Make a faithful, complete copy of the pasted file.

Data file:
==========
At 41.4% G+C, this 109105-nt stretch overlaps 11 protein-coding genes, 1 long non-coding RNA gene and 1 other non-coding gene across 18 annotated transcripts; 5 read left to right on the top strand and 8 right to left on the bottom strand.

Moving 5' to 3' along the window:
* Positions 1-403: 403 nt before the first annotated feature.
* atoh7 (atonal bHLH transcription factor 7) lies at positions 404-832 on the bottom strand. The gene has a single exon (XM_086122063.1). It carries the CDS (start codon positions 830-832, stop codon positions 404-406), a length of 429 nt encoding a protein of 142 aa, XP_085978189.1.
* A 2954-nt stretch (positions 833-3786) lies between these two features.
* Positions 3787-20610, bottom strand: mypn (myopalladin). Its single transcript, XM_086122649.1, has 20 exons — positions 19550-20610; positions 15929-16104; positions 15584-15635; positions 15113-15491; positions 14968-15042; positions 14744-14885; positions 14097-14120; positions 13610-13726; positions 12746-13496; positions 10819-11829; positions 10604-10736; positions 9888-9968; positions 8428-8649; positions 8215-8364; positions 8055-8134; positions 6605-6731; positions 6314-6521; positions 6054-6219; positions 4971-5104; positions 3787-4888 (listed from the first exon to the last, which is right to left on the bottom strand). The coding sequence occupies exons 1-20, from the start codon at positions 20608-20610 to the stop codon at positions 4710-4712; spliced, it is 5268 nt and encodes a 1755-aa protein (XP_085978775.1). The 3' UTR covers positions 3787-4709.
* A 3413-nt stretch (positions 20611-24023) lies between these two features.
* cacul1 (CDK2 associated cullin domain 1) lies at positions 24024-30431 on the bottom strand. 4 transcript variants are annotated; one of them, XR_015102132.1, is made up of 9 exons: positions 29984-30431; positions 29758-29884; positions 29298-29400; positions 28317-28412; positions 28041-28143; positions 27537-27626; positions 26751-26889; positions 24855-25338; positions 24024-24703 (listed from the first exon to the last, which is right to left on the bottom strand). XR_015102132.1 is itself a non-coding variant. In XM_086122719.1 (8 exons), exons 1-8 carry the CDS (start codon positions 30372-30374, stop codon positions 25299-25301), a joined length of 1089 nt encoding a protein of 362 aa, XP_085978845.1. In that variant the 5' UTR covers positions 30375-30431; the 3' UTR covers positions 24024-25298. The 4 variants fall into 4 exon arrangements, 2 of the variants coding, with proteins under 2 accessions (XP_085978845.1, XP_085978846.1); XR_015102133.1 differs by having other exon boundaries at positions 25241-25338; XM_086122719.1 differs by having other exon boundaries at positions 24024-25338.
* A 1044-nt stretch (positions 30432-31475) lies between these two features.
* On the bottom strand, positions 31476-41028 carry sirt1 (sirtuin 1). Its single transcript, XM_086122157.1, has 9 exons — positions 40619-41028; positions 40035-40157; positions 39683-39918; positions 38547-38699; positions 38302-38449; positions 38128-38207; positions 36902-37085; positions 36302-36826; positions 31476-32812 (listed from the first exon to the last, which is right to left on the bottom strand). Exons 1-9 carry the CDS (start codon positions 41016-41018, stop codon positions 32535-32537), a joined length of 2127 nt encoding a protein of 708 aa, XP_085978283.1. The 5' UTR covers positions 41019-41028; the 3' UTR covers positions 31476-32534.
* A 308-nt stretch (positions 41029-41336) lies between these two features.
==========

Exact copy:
At 41.4% G+C, this 109105-nt stretch overlaps 11 protein-coding genes, 1 long non-coding RNA gene and 1 other non-coding gene across 18 annotated transcripts; 5 read left to right on the top strand and 8 right to left on the bottom strand.

Moving 5' to 3' along the window:
* Positions 1-403: 403 nt before the first annotated feature.
* atoh7 (atonal bHLH transcription factor 7) lies at positions 404-832 on the bottom strand. The gene has a single exon (XM_086122063.1). It carries the CDS (start codon positions 830-832, stop codon positions 404-406), a length of 429 nt encoding a protein of 142 aa, XP_085978189.1.
* A 2954-nt stretch (positions 833-3786) lies between these two features.
* Positions 3787-20610, bottom strand: mypn (myopalladin). Its single transcript, XM_086122649.1, has 20 exons — positions 19550-20610; positions 15929-16104; positions 15584-15635; positions 15113-15491; positions 14968-15042; positions 14744-14885; positions 14097-14120; positions 13610-13726; positions 12746-13496; positions 10819-11829; positions 10604-10736; positions 9888-9968; positions 8428-8649; positions 8215-8364; positions 8055-8134; positions 6605-6731; positions 6314-6521; positions 6054-6219; positions 4971-5104; positions 3787-4888 (listed from the first exon to the last, which is right to left on the bottom strand). The coding sequence occupies exons 1-20, from the start codon at positions 20608-20610 to the stop codon at positions 4710-4712; spliced, it is 5268 nt and encodes a 1755-aa protein (XP_085978775.1). The 3' UTR covers positions 3787-4709.
* A 3413-nt stretch (positions 20611-24023) lies between these two features.
* cacul1 (CDK2 associated cullin domain 1) lies at positions 24024-30431 on the bottom strand. 4 transcript variants are annotated; one of them, XR_015102132.1, is made up of 9 exons: positions 29984-30431; positions 29758-29884; positions 29298-29400; positions 28317-28412; positions 28041-28143; positions 27537-27626; positions 26751-26889; positions 24855-25338; positions 24024-24703 (listed from the first exon to the last, which is right to left on the bottom strand). XR_015102132.1 is itself a non-coding variant. In XM_086122719.1 (8 exons), exons 1-8 carry the CDS (start codon positions 30372-30374, stop codon positions 25299-25301), a joined length of 1089 nt encoding a protein of 362 aa, XP_085978845.1. In that variant the 5' UTR covers positions 30375-30431; the 3' UTR covers positions 24024-25298. The 4 variants fall into 4 exon arrangements, 2 of the variants coding, with proteins under 2 accessions (XP_085978845.1, XP_085978846.1); XR_015102133.1 differs by having other exon boundaries at positions 25241-25338; XM_086122719.1 differs by having other exon boundaries at positions 24024-25338.
* A 1044-nt stretch (positions 30432-31475) lies between these two features.
* On the bottom strand, positions 31476-41028 carry sirt1 (sirtuin 1). Its single transcript, XM_086122157.1, has 9 exons — positions 40619-41028; positions 40035-40157; positions 39683-39918; positions 38547-38699; positions 38302-38449; positions 38128-38207; positions 36902-37085; positions 36302-36826; positions 31476-32812 (listed from the first exon to the last, which is right to left on the bottom strand). Exons 1-9 carry the CDS (start codon positions 41016-41018, stop codon positions 32535-32537), a joined length of 2127 nt encoding a protein of 708 aa, XP_085978283.1. The 5' UTR covers positions 41019-41028; the 3' UTR covers positions 31476-32534.
* A 308-nt stretch (positions 41029-41336) lies between these two features.